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Two Generations, Two Lives: life post-war and in peace time

Vivien, another student from Holland Park School, has been chatting to her grandmother and has kindly documented it and sent it to us. Remember, please feel free to do exactly the same – and with the advent of smartphones, its so much easier to record a conversation. Everyone has a story to share!

It has always been fascinating listening to my Grandma share stories about her life as a little girl growing up after the end of the Second World War. Her upbringing has naturally been affected by the experiences of her Parents – my Great Grand Parents. They had just got married when Europe became engulfed in another World War and my Great Grand-Father joined the army, while my Great Grand mother stayed at home, holding the fort at their small holding and waiting for him to return home so they can start a family.

Over the years, I have heard so many captivating stories and anecdotes from my Grandma, and as I am getting older myself, I have decided to write them down so others can enjoy them.

It seems people had so little back then, materially at least, but they were so rich in life experience which cultivated the resilience needed to restore all that the war had devastated, both for them personally and for the nation. What you are about to hear is an interview with my Grandma, from whom I have learnt so much and who has shaped to a great extent my values and my outlook on life.

Grandma, tell me about what life was like when you were little?

– Well, I was born in 1945, a year after the end of WW2, which in Bulgaria, where I grew up, ended on 9 September 1944. I remember a large portrait of my Father, that is your Great Grand Father, had a pride of place on the wall in our sitting room. He looked very distinguished in his uniform and all his medals. Here is another portrait of him when he first joined the army as a young conscript before he earned his medals. (Show photo).

We had so little of everything, food was being rationed and we could only buy groceries and provisions with coupons. These weren’t the coupons of today where you get money off, they were a permit to buy food. Also when I was about 8, you really still felt the aftermath of the war, people were equally jubilant and sad. Happy that liberation had come but as so many had died, those they left behind were still in mourning.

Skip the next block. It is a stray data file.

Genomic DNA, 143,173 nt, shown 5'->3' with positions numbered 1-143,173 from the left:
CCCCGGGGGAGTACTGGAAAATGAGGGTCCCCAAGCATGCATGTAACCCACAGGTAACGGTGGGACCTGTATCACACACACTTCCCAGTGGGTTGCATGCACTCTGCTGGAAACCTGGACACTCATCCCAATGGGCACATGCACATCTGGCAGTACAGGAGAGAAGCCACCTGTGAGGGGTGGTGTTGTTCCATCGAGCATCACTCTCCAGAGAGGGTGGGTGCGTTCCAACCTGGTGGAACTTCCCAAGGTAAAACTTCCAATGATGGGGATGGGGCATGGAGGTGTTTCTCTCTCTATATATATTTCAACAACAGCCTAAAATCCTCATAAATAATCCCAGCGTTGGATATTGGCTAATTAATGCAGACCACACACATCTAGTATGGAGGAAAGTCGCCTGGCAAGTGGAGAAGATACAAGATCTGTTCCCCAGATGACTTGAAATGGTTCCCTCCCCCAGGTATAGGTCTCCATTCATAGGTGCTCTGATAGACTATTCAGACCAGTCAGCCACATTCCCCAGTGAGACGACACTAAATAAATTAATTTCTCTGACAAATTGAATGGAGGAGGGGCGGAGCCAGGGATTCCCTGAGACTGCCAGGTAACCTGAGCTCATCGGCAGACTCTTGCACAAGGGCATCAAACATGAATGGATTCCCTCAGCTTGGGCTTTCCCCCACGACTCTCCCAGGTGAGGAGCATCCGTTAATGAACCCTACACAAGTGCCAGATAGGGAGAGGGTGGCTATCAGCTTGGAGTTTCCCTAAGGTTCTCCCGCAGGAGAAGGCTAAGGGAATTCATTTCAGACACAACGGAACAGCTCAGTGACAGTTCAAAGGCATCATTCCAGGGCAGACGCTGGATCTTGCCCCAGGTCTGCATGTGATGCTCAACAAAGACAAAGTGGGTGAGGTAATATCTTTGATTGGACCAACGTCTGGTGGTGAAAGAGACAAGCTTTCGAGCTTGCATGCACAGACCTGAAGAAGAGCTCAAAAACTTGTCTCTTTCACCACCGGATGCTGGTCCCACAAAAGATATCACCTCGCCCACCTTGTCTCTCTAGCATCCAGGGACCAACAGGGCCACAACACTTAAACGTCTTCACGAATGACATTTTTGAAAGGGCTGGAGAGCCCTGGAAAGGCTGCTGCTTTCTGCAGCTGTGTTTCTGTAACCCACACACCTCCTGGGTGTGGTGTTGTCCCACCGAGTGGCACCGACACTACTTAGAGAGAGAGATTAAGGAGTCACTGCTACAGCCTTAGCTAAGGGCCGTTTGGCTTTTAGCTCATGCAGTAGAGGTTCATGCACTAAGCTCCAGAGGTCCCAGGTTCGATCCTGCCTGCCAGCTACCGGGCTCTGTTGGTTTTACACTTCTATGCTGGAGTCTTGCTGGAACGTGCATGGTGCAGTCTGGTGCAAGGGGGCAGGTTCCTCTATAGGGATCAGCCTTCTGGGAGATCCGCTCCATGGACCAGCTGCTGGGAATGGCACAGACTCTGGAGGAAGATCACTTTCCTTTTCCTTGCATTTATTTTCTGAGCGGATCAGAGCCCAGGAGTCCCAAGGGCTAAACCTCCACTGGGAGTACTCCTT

How many coupons did you have?

– You couldn’t buy anything without coupons and you were only given so few each month and sometimes every 3 months. I don’t remember the exact number but they were only for the essentials: flour, butter, milk, sugar, very rarely for meat. You have to remember that, unfortunately, Bulgaria was forced to join the Axis Powers (Germany and Italy) so the country had been totally plundered by the Germans. They had been taking all produce as provisions for their army so the country was left devastated and in ruin, much more so than the rest of Europe.

Grandma, did Great Grand Dad tell you any stories about the war?

– Oh, yes, he was nearly killed in the war but lived to tell  the tale. He had been injured, and later captured by the Nazis but managed to escape and return home to his wife. I don’t know how much  you have learnt about the WW2 so you may know that when the Italian invasion of Greece failed, Germany demanded that Bulgaria join the Tripartite pact it had signed with Japan and Italy, and allow German forces to pass through Bulgaria to attack Greece in order to help Italy.  Great Grandad was sent to Alexandroupoli and later Serres and Drama but despite being part of the Axis Powers, Bulgarian troops refused to participate in the invasion of Yugoslavia and Greece. While in Serres, he used his position in the army to acquire guns and ammunition and joined the Partisan resistance fighters. In Serres he caught malaria, and weakened by battle and injuries, he was captured by the Germans. There was a camp near Kavala where he was kept for 8 months but he was helped to escape by a guard who knew him from when they were young. The guard gave him a bicycle and risked his own life to help him.  He rode all the way back to his home in South Western Bulgaria on that bicycle and he made it home battered and bruised.

This clearly demonstrates how hard life was for all who experienced the tragedies and aftermath of war, and what toll the war took on their lives. No television, food shortage, relying on tiny pieces of paper called “coupons” for life’s necessities – I honestly can’t imagine how the youth of the 21st century could manage.

What has Grandma taught me in life?

Grandma has passed on her values to me: she has taught me to value my family, to respect myself and stand up for my convictions, and to never give up. She has taught to me to respect what I have and to be ambitious without being greedy. She has taught me to value life and to look forward to all adventures that  it brings.

Vivien

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